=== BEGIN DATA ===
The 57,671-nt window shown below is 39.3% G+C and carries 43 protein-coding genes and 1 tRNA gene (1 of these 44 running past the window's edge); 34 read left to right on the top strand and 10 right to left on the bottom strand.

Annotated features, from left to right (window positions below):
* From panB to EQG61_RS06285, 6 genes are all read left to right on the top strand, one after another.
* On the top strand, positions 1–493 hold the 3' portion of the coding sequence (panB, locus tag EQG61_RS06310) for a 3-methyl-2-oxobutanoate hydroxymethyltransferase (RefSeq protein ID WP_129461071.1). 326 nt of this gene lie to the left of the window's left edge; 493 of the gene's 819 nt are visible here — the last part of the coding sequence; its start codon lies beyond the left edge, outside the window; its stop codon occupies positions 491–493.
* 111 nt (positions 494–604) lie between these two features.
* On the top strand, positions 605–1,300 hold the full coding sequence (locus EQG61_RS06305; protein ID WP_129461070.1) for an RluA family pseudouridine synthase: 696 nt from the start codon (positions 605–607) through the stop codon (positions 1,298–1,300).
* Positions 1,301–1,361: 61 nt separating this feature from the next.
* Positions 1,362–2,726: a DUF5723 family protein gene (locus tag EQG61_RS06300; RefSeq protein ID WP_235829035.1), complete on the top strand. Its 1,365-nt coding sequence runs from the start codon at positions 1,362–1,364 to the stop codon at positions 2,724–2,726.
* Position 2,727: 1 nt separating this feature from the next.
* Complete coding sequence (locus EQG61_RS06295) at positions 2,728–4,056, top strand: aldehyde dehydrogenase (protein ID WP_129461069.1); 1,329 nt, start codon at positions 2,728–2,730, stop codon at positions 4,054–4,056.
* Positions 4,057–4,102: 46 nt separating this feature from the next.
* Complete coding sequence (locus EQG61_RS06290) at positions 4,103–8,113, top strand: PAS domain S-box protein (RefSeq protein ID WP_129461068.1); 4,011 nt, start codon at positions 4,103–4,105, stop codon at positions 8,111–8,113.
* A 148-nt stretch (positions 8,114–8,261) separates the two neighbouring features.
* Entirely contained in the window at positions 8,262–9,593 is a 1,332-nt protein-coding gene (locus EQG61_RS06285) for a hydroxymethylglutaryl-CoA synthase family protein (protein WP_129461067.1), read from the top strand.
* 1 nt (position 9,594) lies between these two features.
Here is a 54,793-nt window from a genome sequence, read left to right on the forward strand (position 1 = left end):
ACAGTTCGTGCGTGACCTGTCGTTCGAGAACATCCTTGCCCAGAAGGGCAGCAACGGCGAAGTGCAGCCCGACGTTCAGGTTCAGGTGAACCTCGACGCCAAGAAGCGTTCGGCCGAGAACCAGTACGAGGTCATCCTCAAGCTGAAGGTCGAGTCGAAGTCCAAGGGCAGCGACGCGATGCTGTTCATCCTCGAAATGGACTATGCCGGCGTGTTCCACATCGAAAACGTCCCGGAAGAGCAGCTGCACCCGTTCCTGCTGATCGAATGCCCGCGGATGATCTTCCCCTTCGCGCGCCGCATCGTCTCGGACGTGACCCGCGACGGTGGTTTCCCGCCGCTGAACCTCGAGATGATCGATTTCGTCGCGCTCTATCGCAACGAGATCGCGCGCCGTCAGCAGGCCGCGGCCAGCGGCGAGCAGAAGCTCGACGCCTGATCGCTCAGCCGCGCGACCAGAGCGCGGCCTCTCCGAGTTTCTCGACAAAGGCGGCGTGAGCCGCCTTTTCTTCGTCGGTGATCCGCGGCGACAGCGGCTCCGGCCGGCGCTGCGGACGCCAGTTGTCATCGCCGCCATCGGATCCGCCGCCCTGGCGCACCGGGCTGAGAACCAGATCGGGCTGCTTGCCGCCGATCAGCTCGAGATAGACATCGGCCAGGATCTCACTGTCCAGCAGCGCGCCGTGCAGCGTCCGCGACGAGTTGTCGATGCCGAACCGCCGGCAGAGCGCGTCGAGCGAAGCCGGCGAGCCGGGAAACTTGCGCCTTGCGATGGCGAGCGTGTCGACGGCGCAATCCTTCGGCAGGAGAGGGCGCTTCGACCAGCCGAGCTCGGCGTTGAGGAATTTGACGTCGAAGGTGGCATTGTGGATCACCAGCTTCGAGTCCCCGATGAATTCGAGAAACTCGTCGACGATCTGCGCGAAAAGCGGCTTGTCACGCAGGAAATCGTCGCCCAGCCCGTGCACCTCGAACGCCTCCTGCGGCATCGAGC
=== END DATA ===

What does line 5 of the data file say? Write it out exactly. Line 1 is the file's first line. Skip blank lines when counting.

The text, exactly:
* 111 nt (positions 494–604) lie between these two features.